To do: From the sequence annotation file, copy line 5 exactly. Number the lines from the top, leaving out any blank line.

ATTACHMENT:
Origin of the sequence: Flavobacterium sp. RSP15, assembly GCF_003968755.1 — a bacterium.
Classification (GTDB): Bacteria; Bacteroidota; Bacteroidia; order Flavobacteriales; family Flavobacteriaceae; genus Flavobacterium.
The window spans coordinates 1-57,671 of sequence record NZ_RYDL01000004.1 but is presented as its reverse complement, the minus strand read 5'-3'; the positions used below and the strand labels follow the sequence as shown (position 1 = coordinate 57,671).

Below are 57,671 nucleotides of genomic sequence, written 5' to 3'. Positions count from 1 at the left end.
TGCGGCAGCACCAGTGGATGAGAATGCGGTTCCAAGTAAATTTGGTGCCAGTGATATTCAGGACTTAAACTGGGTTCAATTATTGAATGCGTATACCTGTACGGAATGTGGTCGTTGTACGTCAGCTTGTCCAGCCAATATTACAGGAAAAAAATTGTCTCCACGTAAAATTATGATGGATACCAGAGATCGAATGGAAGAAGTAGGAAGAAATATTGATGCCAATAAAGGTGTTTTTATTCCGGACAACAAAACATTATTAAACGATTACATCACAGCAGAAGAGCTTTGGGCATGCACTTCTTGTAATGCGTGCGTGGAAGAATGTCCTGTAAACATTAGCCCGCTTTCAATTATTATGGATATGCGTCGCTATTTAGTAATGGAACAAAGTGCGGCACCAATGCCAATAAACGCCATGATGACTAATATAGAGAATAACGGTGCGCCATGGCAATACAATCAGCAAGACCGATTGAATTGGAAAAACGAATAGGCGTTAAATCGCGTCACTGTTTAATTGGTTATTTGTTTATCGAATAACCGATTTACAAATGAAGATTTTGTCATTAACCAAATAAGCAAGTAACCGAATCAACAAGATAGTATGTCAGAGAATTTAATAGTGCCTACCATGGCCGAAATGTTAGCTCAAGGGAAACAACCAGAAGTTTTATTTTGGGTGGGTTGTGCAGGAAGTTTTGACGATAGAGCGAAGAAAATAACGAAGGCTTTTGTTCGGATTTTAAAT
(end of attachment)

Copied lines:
TGCGGCAGCACCAGTGGATGAGAATGCGGTTCCAAGTAAATTTGGTGCCAGTGATATTCAGGACTTAAACTGGGTTCAATTATTGAATGCGTATACCTGTACGGAATGTGGTCGTTGTACGTCAGCTTGTCCAGCCAATATTACAGGAAAAAAATTGTCTCCACGTAAAATTATGATGGATACCAGAGATCGAATGGAAGAAGTAGGAAGAAATATTGATGCCAATAAAGGTGTTTTTATTCCGGACAACAAAACATTATTAAACGATTACATCACAGCAGAAGAGCTTTGGGCATGCACTTCTTGTAATGCGTGCGTGGAAGAATGTCCTGTAAACATTAGCCCGCTTTCAATTATTATGGATATGCGTCGCTATTTAGTAATGGAACAAAGTGCGGCACCAATGCCAATAAACGCCATGATGACTAATATAGAGAATAACGGTGCGCCATGGCAATACAATCAGCAAGACCGATTGAATTGGAAAAACGAATAGGCGTTAAATCGCGTCACTGTTTAATTGGTTATTTGTTTATCGAATAACCGATTTACAAATGAAGATTTTGTCATTAACCAAATAAGCAAGTAACCGAATCAACAAGATAGTATGTCAGAGAATTTAATAGTGCCTACCATGGCCGAAATGTTAGCTCAAGGGAAACAACCAGAAGTTTTATTTTGGGTGGGTTGTGCAGGAAGTTTTGACGATAGAGCGAAGAAAATAACGAAGGCTTTTGTTCGGATTTTAAAT